Dave Mustaine and Megadeth stand tall among a small handful of genre-defining bands and as a result, a new Megadeth album is always (for better or worse) going to be compared to the rest of their catalog upon release. So, let's get that out of the way.

Coming on the heels of the monumental 'Big 4' shows, the last album in Megadeth's contract with Roadrunner and first to feature returning co-founder David Ellefson in a decade arrives with high expectations from the fans. To be certain, 'TH1RT3EN' isn't as electrifyingly great as its predecessor, 'Endgame,' but much of it is nevertheless on par with the stronger elements of records like 'Countdown to Extinction' combined with hot flashes of the fierce brilliance of their classically thrashtastic albums. There's some of that 'Peace Sells…' feel peppered throughout, with a bit of the hooky hard rock of 'Youthanasia' and 'Cryptic Writings' (minus any of the experimentation of 'Risk,' naturally).

The two Daves, along with ex-Nevermore guitarist Chris Broderick and longtime drummer Shawn Drover arguably comprise the best Megadeth lineup since the 'Rust in Peace' era. Broderick's chops are formidable. How else to explain his flawless interpretation of the work of Chris Poland, Marty Friedman, Jeff Young et al combined with his own personal accents and showmanship? Drover seems to be something of a backbone for Megadeth in more than the drum department. One thing that struck me about the 'Big 4' shows was how well he stacked up against the founding drummers for Slayer, Anthrax and Metallica. After repeated listening to the 'Big 4' live releases and YouTube videos, I now regard him as the most consistent of the incredibly talented and iconic bunch.

The shredding is as profound and challenging as one would expect from Megadeth, who are rightly regarded as the most technically proficient of the Big 4 by most fans. Mustaine's sneer is as prevalent as ever, attacking political and social issues with a bite and bile that has only been sharpened and refined by the experience of adulthood, family life and his well publicized spiritual faith. Megadeth revisits the past on 'TH1RT3EN' in ways that defy nostalgia, mining gold from dusty rehearsal tapes. Ellefson has said that the main riff from 'Deadly Nightshade' has been around since the mid-90s. For the most part, this willingness to embrace their legacy serves them extremely well.

This is a more than worthy addition to the Megadeth canon and one that reveals itself further upon repeated listening. However, it's hard to shake the feeling that the whole affair could have been ratcheted up a notch higher. Tracks like 'Sudden Death' and 'Never Dead' leave nothing to be desired, but not every song on 'TH1RT3EN' is as fully realized.

For whatever reason, the band committed to a short timetable in which to write and it seems to have created two large problems for the album.

The first problem is with the production. 'Endgame' producer Andy Sneap wasn't available and his absence is noticeable. He helped wrangle tracks like 'Sleepwalker' and 'Never Walk Alone… A Call to Arms' out of the band on 'United Abominations' and his collaboration with them proved unstoppable with 'Endgame,' which is easily one of Megadeth's finest albums. Hard rock producer Johnny K (Disturbed, 3 Doors Down, Trapt) lacks Sneap's deep connection with thrash metal, at least on any sort of level that's audible here. 'TH1RT3EN' certainly doesn't sound bad, but it lacks the aggressive immediacy and high-energy attack of Sneap's work with the band to be certain.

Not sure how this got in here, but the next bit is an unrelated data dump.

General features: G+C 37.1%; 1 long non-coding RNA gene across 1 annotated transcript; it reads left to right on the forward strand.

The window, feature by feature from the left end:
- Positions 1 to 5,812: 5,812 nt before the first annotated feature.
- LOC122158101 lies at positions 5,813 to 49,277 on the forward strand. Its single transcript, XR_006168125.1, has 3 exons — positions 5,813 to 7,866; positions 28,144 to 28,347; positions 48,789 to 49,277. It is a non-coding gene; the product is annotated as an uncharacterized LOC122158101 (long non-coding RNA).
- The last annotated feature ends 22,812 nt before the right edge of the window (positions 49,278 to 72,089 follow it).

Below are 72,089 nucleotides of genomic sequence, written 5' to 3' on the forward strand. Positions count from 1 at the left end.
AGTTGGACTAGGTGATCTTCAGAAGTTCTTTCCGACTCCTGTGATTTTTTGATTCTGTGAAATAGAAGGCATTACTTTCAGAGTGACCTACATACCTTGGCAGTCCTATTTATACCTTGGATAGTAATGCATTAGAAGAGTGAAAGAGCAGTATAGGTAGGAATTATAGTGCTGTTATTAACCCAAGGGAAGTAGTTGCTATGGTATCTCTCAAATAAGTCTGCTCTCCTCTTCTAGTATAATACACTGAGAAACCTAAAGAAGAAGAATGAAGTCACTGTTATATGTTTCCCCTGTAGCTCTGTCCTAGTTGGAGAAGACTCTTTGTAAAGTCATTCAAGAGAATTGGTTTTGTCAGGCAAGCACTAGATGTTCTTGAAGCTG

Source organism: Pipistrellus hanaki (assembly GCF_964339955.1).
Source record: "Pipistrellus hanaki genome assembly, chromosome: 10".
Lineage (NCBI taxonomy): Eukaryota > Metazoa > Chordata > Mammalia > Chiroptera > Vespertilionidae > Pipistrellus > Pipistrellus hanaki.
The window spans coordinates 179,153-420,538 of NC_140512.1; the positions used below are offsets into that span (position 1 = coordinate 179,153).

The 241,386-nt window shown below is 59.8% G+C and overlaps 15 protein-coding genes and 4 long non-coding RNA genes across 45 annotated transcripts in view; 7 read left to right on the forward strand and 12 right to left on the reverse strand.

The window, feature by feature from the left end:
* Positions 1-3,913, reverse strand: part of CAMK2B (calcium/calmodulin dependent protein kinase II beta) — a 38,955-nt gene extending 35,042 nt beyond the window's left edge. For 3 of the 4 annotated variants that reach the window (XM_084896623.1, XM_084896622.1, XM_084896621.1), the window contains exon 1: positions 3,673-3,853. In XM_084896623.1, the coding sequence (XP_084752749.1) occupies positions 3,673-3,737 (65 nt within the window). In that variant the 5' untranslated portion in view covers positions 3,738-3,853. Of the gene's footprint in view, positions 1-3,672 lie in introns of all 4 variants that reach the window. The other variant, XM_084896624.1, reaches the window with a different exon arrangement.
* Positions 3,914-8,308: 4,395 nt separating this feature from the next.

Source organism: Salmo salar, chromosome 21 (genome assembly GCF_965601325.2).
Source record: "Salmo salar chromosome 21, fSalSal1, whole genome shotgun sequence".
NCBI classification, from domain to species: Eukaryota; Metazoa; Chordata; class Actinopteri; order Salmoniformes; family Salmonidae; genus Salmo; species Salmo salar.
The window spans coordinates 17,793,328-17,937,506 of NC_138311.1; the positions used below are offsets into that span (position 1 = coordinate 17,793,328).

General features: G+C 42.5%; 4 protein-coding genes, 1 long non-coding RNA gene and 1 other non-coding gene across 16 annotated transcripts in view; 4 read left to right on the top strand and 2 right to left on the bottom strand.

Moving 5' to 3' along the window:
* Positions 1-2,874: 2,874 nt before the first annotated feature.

The second problem is with the percentage of new material. Nearly half of the songs on 'TH1RT3EN' have been previously released! 'Sudden Death' was originally recorded for 'Guitar Hero.' 'Black Swan' appeared as a bonus track on certain editions of 'United Abominations.' 'Millennium of the Dead' and 'New World Order' were demoed in the early '90s and turned up a bonus tracks on the remastered 'Youthanasia.' 'Never Dead' was written for the video game of the same name. The band started playing 'Public Enemy No. 1' live earlier this year, which meant that by the time the record became available worldwide, the most hardcore of Megadeth fans already knew seven out of 13 songs.

Megadeth certainly have earned every right to repeat themselves in any fashion they deem acceptable. But why should they? Why should management, record label, touring or other outside obligations and decision making hamper their creative process? This type of thing happens regularly with younger bands who have a massive support tour to do or some other momentum to capitalize on. But Megadeth are a veteran band led by a charismatic visionary and his enthusiastic best friend, who now have the strength of a highly intelligent fan-turned-bandmate and a mind-blowingly talented lead guitarist to rely upon who could've spent more time crafting a perfect album.

As a result, 'TH1RT3EN' isn't perfect (which by all rights it could have been) but that doesn't mean it isn't great. The goodwill engendered by the last album, by the return of Ellefson and subsequent touring (as well as the live DVD / album from the 'Rust in Peace' anniversary tour and the 'Big 4' release) and the superior tracks on the band's 13th studio album ('Sudden Death,' 'Never Dead,' 'Wrecker,' 'New World Order…') should hopefully provide the shot in the arm to keep Mustaine away from that retirement he's sometimes threatened and thrashing along for a couple more decades. The best bits of 'TH1RT3EN' make the prospect of a brand new batch of songs that are carefully constructed with Sneap or a comparable producer by this lineup over the right amount of time all that more exciting.